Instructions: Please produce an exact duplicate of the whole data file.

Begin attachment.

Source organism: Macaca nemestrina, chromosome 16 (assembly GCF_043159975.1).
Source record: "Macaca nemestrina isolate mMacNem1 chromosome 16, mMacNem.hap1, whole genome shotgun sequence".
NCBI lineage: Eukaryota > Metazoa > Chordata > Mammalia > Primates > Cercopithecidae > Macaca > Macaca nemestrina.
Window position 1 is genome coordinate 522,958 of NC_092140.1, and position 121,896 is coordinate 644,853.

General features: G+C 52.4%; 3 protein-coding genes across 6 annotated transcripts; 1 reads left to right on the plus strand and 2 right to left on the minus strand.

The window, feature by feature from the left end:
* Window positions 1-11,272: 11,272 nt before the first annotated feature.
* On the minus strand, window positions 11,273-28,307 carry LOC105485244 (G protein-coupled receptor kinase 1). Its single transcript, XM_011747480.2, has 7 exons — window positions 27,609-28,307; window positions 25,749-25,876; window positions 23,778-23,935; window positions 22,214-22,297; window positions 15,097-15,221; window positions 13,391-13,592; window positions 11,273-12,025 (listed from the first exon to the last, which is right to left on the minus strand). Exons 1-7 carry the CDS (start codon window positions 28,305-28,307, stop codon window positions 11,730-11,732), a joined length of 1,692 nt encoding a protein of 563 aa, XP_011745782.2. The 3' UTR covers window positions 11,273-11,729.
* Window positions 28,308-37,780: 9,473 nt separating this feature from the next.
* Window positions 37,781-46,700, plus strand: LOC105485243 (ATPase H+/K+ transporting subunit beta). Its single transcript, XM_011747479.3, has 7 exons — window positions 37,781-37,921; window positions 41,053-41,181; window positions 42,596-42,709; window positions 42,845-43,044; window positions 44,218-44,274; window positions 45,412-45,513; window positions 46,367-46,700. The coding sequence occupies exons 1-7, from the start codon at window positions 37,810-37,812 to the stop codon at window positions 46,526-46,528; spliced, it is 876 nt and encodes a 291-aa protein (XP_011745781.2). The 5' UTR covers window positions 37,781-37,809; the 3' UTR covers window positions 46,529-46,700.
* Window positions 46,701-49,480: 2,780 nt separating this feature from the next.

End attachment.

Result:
Source organism: Macaca nemestrina, chromosome 16 (assembly GCF_043159975.1).
Source record: "Macaca nemestrina isolate mMacNem1 chromosome 16, mMacNem.hap1, whole genome shotgun sequence".
NCBI lineage: Eukaryota > Metazoa > Chordata > Mammalia > Primates > Cercopithecidae > Macaca > Macaca nemestrina.
Window position 1 is genome coordinate 522,958 of NC_092140.1, and position 121,896 is coordinate 644,853.

General features: G+C 52.4%; 3 protein-coding genes across 6 annotated transcripts; 1 reads left to right on the plus strand and 2 right to left on the minus strand.

The window, feature by feature from the left end:
* Window positions 1-11,272: 11,272 nt before the first annotated feature.
* On the minus strand, window positions 11,273-28,307 carry LOC105485244 (G protein-coupled receptor kinase 1). Its single transcript, XM_011747480.2, has 7 exons — window positions 27,609-28,307; window positions 25,749-25,876; window positions 23,778-23,935; window positions 22,214-22,297; window positions 15,097-15,221; window positions 13,391-13,592; window positions 11,273-12,025 (listed from the first exon to the last, which is right to left on the minus strand). Exons 1-7 carry the CDS (start codon window positions 28,305-28,307, stop codon window positions 11,730-11,732), a joined length of 1,692 nt encoding a protein of 563 aa, XP_011745782.2. The 3' UTR covers window positions 11,273-11,729.
* Window positions 28,308-37,780: 9,473 nt separating this feature from the next.
* Window positions 37,781-46,700, plus strand: LOC105485243 (ATPase H+/K+ transporting subunit beta). Its single transcript, XM_011747479.3, has 7 exons — window positions 37,781-37,921; window positions 41,053-41,181; window positions 42,596-42,709; window positions 42,845-43,044; window positions 44,218-44,274; window positions 45,412-45,513; window positions 46,367-46,700. The coding sequence occupies exons 1-7, from the start codon at window positions 37,810-37,812 to the stop codon at window positions 46,526-46,528; spliced, it is 876 nt and encodes a 291-aa protein (XP_011745781.2). The 5' UTR covers window positions 37,781-37,809; the 3' UTR covers window positions 46,529-46,700.
* Window positions 46,701-49,480: 2,780 nt separating this feature from the next.